Why? The government is rushing to deliver H1N1 swine flu vaccine to states
on or around Oct. 15. Vaccination likely will take two shots given three weeks
apart. No protection is expected until two to four weeks after the second shot
-- around Thanksgiving for those who start vaccination in mid-October.
"We are not going to have vaccine before H1N1 disease gets here because the
disease never went away this summer," Anne Schuchat, MD, director of the CDC's
Center for Immunization and Respiratory Diseases, said this week at a pandemic
flu symposium. "Schools are now opening and cases are appearing. I would expect
to see clusters popping up soon."
"I think we're going to have an interesting fall," Steven C. Redd, MD,
director of the CDC's Influenza Coordination Unit, said at the symposium.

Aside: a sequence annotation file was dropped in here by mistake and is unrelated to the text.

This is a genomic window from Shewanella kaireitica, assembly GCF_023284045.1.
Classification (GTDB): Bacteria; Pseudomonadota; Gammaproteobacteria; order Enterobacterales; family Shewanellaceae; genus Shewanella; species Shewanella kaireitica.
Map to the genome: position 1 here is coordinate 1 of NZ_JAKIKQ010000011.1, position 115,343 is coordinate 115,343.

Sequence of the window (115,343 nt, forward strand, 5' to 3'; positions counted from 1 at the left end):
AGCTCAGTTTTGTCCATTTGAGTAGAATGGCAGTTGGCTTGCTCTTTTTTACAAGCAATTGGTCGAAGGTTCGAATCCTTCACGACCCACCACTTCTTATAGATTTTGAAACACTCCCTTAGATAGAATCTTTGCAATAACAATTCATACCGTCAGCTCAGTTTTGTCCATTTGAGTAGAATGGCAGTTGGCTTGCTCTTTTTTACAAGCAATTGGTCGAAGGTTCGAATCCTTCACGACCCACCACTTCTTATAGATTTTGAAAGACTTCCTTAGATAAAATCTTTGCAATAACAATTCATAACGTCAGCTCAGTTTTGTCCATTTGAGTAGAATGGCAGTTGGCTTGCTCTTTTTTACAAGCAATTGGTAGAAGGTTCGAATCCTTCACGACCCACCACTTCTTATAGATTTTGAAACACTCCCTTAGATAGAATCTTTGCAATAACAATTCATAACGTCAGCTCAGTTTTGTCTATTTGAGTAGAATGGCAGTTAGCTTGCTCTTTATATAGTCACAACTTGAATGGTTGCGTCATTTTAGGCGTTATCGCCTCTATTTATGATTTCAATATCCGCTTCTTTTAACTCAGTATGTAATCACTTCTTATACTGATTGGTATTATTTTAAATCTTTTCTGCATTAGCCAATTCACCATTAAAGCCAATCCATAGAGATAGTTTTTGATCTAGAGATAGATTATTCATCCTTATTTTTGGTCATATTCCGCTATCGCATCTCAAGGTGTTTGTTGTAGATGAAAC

All relevant branches of the U.S. government are making full-speed-ahead
efforts to prepare for a bad flu season, as the new H1N1 swine flu collides
with the seasonal flu. But in the end, the government can do only so much.
The rest is up to citizens, says Kathleen Sebelius, secretary of the U.S.
Department of Health and Human Services (HHS).
"It is essential people make plans, because we will not have a vaccine
available for a few months," Sebelius said at the CDC symposium.
The first part of the plan is to avoid infection:
Wash your hands frequently and thoroughly. Use soap and warm water when
available; use hand sanitizer between hand washings.
Avoid close contact with sick people. Close contact means getting within 6
feet of a sick person. If you must care for someone who is ill, minimize close
It's not known whether face masks protect against infection. If you use
one, don't slack off on hand washing or avoiding close contact with sick
Use the face mask properly and throw it away after use.
Get your seasonal flu vaccine as soon as possible. It's safe, and it
protects against the three seasonal flu bugs expected to circulate this fall
and winter -- even though it won't protect against H1N1 swine flu.